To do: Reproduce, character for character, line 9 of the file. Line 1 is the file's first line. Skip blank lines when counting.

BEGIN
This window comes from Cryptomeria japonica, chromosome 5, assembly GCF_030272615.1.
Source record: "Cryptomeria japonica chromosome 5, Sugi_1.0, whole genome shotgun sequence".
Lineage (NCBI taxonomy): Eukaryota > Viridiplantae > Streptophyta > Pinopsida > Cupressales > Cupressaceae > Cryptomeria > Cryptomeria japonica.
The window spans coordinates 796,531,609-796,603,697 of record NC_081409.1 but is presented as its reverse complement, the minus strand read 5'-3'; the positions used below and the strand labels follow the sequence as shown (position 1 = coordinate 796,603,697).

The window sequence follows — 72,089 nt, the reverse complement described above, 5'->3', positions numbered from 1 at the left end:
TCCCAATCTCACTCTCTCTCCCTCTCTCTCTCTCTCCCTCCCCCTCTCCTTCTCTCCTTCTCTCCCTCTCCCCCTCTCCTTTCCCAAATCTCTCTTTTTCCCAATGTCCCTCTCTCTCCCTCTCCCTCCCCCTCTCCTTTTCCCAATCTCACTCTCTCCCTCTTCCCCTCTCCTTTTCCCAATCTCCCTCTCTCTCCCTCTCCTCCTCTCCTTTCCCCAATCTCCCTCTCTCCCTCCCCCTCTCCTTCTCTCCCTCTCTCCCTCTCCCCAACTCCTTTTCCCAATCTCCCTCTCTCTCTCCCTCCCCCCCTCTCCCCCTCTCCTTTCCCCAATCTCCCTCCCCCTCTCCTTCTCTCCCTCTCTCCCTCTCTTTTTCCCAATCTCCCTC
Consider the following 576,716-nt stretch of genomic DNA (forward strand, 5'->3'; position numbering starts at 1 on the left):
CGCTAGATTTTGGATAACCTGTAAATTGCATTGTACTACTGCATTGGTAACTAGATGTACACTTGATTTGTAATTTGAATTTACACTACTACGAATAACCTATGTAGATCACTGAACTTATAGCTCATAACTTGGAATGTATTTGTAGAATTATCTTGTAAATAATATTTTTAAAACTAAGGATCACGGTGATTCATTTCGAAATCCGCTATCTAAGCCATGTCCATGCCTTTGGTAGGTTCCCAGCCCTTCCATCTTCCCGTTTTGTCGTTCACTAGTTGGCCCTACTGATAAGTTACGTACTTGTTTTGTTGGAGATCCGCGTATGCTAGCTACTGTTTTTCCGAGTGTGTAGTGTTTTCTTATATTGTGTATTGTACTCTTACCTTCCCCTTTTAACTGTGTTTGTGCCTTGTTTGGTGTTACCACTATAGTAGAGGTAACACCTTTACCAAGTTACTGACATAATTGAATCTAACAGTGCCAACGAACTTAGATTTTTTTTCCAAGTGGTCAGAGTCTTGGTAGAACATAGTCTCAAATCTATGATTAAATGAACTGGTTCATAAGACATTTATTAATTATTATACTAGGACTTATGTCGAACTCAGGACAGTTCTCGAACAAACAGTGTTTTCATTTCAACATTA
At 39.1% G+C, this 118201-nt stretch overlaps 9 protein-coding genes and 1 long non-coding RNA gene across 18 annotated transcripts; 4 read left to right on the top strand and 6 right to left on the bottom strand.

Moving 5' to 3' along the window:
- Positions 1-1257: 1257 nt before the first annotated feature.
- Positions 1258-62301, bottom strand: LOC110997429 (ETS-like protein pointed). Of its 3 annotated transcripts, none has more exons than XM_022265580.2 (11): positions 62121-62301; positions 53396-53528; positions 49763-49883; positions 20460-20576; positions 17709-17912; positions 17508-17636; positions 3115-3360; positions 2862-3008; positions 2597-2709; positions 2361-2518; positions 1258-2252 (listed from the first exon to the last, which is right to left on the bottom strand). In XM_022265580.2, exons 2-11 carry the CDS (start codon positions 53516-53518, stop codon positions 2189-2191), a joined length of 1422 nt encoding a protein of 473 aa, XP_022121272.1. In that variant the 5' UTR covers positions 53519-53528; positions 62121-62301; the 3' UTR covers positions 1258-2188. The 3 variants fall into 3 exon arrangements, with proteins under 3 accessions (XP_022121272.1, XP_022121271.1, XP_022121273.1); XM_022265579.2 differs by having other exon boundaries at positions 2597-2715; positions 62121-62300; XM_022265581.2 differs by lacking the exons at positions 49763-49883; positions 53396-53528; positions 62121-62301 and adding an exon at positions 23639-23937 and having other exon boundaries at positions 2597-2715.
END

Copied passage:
At 39.1% G+C, this 118201-nt stretch overlaps 9 protein-coding genes and 1 long non-coding RNA gene across 18 annotated transcripts; 4 read left to right on the top strand and 6 right to left on the bottom strand.